A spectre is haunting America’s war party. Last week, Iranians went to the polls and surprisingly and unambiguously voted for the most moderate candidate, Hossan Rohani, an establishment cleric who campaigned on the need to improve Iran’s economy and end its diplomatic isolation. Rohani is the vehicle for disparate hopes—not least those of Green movement, suppressed after the 2009 election. One should note the weaknesses of an electoral system where prospective candidates are vetted by the government, but there is little doubt that Rohani’s victory represented a vast outpouring of popular discontent—and raised prospects for an eventual détente between Iran and the West. In their way, the peoples of both Iran and the United States have both spoken—in America first by rejecting the more belligerent candidacies of first McCain and then Romney in favor of Obama; in Iran choosing, probably in the 2009 and certainly last week, the least confrontational candidate available.
Rohani threatens to deny the war party their cartoon image of an Iranian “Hitler,” one which which had been painstakingly, if dishonestly, constructed from the undisciplined and belligerent musings of his populist predecessor, Mahmoud Ahmadinejad. Rohani doesn’t have time to open his mouth before Jonathan Tobin of Commentary warns us that Iran remains a “totalitarian theocracy” and Obama better not “waste more time on sanctions and diplomacy” in an effort to end Iran’s nuclear program. (Tobin fails to explain that rather unique form of totalitarianism which allows meaningful competitive elections, nor does he mention which country in the Middle East has introduced to the region a huge nuclear arsenal.) Max Boot, also at Commentary, reminds readers that power in Iran rests with the Supreme Leader, not with the president, an interpretation of Iranian political dynamic not stressed when Ahmadinejad was president. Jeffrey Goldberg chimes in that the Iranian election was “fake.” Tobin rails about “useful idiots”—the Times editorial board in this instance—who prefer diplomacy to war. But one can sense the fear in the neocons: the broad spectrum of Western opinion is inclined to think the Iranian election result might be a good, not a bad thing. One can be sure a vast research enterprise is underway to find a quote from Rohani’s past that expresses something other than sheer joy at Israel’s dispossession of the Palestinians. An editor at the war-hungry Wall Street Journal is already accusing Rohani of encouraging the murder of dissident students in the 1990′s.
The panic reminds me of the one which pulsed through neoconservative ranks during the emergence of Gorbachev. Then the situation was more ambiguous—the Soviets didn’t allow elections. But the neocons were unanimous (or nearly: Joshua Muravchik was a notable, and solitary exception) in presenting Gorbachev as a greater threat than previous leaders because he seemed moderate, seemed to desire the turning of bad pages and exploring new possibilities. It was a core neoconservative tenet that Soviet totalitarianism was incapable of reform and forever on the march, and in selecting Gorbachev they had found a clever new tool to lull and trick the West. Norman Podhoretz published one column—I recall struggling to write an appropriate headline for it—devoted to the Soviet leader’s devilish and mendacious smile. The danger of course was that Ronald Reagan would drop his guard, which he did, finding Gorbachev’s desire to move past the Cold War altogether credible.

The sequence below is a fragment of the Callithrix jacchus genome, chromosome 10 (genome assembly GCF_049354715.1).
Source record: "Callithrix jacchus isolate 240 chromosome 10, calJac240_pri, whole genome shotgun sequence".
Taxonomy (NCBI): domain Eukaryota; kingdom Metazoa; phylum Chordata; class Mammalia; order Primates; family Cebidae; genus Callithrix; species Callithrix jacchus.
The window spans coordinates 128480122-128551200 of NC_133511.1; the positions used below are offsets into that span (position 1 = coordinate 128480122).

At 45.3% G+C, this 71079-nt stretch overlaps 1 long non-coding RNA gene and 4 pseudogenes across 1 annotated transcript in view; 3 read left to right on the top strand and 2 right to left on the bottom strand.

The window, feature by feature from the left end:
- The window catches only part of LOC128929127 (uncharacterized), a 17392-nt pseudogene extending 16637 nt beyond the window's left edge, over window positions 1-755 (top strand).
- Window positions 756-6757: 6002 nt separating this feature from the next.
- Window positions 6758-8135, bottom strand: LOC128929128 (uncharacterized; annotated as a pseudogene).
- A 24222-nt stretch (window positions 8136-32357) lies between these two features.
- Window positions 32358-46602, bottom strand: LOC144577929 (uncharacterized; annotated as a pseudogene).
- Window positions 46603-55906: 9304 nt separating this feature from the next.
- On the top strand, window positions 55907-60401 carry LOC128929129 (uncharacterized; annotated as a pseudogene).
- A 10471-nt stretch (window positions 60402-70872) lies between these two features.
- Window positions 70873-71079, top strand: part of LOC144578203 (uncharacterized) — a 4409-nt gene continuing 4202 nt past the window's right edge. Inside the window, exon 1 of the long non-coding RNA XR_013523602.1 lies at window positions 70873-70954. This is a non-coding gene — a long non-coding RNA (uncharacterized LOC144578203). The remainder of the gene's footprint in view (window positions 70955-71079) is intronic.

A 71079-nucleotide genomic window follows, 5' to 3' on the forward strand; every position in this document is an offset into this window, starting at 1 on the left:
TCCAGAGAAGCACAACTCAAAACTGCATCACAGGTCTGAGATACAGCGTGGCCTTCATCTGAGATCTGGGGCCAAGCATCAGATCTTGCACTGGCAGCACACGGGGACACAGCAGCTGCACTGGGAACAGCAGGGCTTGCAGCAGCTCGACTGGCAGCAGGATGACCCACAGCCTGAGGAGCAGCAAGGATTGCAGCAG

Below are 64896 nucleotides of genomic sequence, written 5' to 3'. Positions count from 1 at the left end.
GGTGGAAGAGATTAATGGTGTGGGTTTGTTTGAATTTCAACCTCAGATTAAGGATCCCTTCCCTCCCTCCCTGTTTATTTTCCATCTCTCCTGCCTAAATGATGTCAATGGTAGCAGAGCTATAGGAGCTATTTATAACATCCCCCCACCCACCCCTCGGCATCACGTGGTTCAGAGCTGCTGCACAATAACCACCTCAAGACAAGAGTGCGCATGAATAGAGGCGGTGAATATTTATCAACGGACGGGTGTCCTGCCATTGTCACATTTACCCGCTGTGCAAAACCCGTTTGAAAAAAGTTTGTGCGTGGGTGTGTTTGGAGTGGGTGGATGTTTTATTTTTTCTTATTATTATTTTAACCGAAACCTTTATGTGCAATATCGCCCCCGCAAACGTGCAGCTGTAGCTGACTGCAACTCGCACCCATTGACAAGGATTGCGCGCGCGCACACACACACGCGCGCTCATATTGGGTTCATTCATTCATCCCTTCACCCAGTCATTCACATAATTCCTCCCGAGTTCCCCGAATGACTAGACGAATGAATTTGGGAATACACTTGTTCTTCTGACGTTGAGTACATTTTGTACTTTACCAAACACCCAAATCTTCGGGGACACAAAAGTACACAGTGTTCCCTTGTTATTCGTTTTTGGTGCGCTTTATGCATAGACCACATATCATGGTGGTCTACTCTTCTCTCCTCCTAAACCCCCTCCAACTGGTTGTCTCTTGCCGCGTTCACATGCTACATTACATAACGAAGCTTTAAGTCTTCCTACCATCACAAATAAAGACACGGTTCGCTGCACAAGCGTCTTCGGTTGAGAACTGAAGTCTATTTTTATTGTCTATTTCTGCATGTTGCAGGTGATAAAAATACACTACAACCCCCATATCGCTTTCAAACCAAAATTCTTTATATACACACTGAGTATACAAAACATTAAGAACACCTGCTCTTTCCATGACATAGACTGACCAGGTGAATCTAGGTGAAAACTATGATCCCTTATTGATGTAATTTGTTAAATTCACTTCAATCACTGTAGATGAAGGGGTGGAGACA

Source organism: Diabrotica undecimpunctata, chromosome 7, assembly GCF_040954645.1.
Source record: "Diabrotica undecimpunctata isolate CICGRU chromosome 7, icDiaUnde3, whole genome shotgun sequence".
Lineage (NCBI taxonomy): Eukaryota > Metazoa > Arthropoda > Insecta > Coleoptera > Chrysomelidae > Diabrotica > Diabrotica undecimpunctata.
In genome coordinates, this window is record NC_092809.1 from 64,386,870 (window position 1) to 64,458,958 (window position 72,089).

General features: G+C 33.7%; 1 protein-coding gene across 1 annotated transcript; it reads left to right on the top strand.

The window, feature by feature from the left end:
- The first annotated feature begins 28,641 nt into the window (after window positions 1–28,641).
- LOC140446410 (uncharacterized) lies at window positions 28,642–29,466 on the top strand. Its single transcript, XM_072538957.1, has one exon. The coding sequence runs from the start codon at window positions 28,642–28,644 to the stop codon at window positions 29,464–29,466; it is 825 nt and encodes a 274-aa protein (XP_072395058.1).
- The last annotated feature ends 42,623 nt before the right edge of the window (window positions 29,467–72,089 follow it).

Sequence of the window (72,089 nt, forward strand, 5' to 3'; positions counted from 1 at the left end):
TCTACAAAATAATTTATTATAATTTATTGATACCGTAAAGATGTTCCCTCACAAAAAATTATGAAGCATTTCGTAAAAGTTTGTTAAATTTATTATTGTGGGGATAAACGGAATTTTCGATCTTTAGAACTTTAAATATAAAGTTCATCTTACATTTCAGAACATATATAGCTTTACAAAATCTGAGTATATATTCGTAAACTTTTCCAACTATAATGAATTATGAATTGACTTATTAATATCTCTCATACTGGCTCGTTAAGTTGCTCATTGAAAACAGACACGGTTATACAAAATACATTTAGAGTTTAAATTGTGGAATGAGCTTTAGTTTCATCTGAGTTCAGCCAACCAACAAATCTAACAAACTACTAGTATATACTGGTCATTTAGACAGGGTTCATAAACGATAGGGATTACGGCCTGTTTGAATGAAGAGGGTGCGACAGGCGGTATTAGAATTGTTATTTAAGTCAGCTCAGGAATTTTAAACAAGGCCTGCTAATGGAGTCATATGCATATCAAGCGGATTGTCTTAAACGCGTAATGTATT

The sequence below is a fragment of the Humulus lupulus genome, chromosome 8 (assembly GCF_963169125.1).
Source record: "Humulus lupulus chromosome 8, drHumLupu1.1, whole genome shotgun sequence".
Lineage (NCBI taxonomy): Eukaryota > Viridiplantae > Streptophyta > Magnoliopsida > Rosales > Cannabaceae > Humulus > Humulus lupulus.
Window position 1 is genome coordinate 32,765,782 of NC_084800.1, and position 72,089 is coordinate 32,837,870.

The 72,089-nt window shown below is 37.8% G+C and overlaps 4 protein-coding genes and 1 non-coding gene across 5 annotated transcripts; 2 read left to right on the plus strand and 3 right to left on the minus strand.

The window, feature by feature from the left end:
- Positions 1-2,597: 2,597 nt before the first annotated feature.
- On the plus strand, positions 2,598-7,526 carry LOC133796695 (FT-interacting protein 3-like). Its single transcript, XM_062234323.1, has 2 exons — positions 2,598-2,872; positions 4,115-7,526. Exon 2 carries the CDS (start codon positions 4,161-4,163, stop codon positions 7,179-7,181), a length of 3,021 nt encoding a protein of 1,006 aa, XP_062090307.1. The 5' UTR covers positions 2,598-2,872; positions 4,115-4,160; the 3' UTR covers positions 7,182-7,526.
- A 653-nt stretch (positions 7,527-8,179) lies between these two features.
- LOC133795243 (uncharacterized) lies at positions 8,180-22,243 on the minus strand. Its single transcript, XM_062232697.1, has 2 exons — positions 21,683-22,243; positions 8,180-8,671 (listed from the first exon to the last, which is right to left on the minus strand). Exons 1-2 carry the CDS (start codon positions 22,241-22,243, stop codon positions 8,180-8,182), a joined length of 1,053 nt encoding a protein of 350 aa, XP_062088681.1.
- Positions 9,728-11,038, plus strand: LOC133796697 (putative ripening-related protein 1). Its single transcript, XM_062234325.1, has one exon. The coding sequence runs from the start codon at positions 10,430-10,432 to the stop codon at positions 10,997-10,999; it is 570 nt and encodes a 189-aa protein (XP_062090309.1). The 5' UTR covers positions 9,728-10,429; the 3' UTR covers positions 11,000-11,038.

In holding this election, the mullah’s regime in Iran, with all its obvious brutality and structural flaws, has already proved itself more “democratic” than the dictatorship the United States imposed upon Iran for a generation after 1953. Not surprisingly, many Iranians remember this. I don’t know whether Obama has the fortitude to explore the Iranian people’s peace overture—because it is they who made an unambiguous election choice—or whether he will bow to various Beltway hawks. But the existence of popular will on both sides for something other than continued confrontation seems impossible to deny.
And the nuclear issue: it seems to me making a core value of American policy that Israel should have hundreds of nuclear weapons and its regional neighbors not even the right to enrich uranium will always be perceived as inherently unjust, and thus inherently unstable. Margaret Thatcher, expressing frustration at Israel’s efforts to stonewall the peace process once told a Times interviewer ”[Y]ou cannot demand for yourself what you deny to other people.” The same principle can be applied to Israel’s and Iran’s respective nuclear programs.
Members of a heretofore independent panel on Gulf War Illness are accusing Veterans Affairs Secretary Eric Shinseki of “shooting the messenger” by gutting their committee and slashing half its members in a recent charter rewrite.
A member of the Research Advisory Committee (RAC) on Gulf War Illness told The American Conservative over the weekend that Shinseki was retaliating against them for their unvarnished, public criticism of the agency—in the press and on Capitol Hill. Most recently, members Anthony Hardie, a Gulf War veteran and advocate for the estimated 250,000 vets suffering with Gulf War Illness (GWI), and Dr. Lea Steele, a longtime GWI researcher, testified with former VA scientist Steven Coughlin on the Hill. Both RAC members complained that bureaucrats and researchers in the agency were driven by an agenda that preferred viewing GWI as a psychological rather than physical condition.